Should I do it before or after a workout? Studies have shown that it does not seem to have a negative effect on athletic performance, so feel free to do it before a workout if flexibility is an issue and then again after to address any post-workout soreness.1,2

How do I do it? The technique itself is easy to do and the same principal applies to each of the body regions illustrated below. Using the tennis ball(s), find the sore spot in the muscle of your choosing by applying pressure through the ball. This can be achieved by pushing the tennis ball into the muscle either with the pressure of your hand, or between your body and another surface such as the wall, floor, or stool. Once you find the tender point, apply enough pressure to cause slight discomfort, but not significant pain. Move the position of the ball if you start to feel any numbness or tingling. You can maintain the pressure, or move the ball just slightly in up/down or circular motions around the tender area. It is possible to overdo it, so start off with 30 seconds and work up to 1-2 minutes (per desired muscle group). See pictures and set-up instructions below:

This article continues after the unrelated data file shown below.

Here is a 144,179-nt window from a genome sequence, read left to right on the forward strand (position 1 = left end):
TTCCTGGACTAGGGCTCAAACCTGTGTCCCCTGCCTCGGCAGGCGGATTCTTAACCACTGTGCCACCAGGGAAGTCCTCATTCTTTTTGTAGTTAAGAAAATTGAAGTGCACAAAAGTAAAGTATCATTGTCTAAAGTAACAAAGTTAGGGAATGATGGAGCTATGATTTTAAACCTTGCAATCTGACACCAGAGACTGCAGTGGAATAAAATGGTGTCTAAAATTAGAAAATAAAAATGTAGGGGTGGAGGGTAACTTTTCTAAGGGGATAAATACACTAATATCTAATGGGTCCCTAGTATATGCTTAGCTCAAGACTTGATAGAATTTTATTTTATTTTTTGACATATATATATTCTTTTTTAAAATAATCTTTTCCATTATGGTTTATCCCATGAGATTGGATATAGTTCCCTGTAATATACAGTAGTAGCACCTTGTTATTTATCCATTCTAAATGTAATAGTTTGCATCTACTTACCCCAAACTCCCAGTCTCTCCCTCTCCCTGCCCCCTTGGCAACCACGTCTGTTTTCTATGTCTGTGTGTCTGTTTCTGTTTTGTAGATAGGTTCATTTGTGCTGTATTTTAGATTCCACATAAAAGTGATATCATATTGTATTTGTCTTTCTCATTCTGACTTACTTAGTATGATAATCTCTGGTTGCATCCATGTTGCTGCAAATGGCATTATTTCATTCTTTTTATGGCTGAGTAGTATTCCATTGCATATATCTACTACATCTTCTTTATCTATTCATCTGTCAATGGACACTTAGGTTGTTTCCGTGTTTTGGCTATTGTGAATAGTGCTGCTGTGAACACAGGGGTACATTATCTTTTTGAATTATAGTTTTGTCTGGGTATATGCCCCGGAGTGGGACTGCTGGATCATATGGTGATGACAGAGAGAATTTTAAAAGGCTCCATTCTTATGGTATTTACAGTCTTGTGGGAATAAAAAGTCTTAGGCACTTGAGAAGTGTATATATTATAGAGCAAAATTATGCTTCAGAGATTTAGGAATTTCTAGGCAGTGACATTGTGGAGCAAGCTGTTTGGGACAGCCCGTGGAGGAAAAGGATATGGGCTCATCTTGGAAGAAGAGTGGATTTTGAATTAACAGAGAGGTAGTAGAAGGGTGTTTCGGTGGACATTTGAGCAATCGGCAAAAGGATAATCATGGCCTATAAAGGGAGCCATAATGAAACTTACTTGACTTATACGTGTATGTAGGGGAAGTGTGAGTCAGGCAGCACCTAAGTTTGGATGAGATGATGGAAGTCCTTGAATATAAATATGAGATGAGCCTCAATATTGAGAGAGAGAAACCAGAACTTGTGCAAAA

Upper trapezius/levator scapula ball positionUpper trapezius/levator scapula
Place the ball between your neck and the top of your shoulder. Lunge into the corner of a wall (as shown) with the ball between the wall and your body.

Shoulder blade ball placementShoulder blade (periscapular muscles)
Place the ball between your back (on the inside border of your shoulder blade) and the wall.

Chest ball placementChest (pectoralis)
Place the ball between your chest (a few inches below your collar bone) and the wall as shown.

Subscapularis ball placementSubscapularis
Place the ball at the point between your shoulder blade and ribs. Keeping your elbow at 90 degrees, move your palm towards the floor and then away from the floor.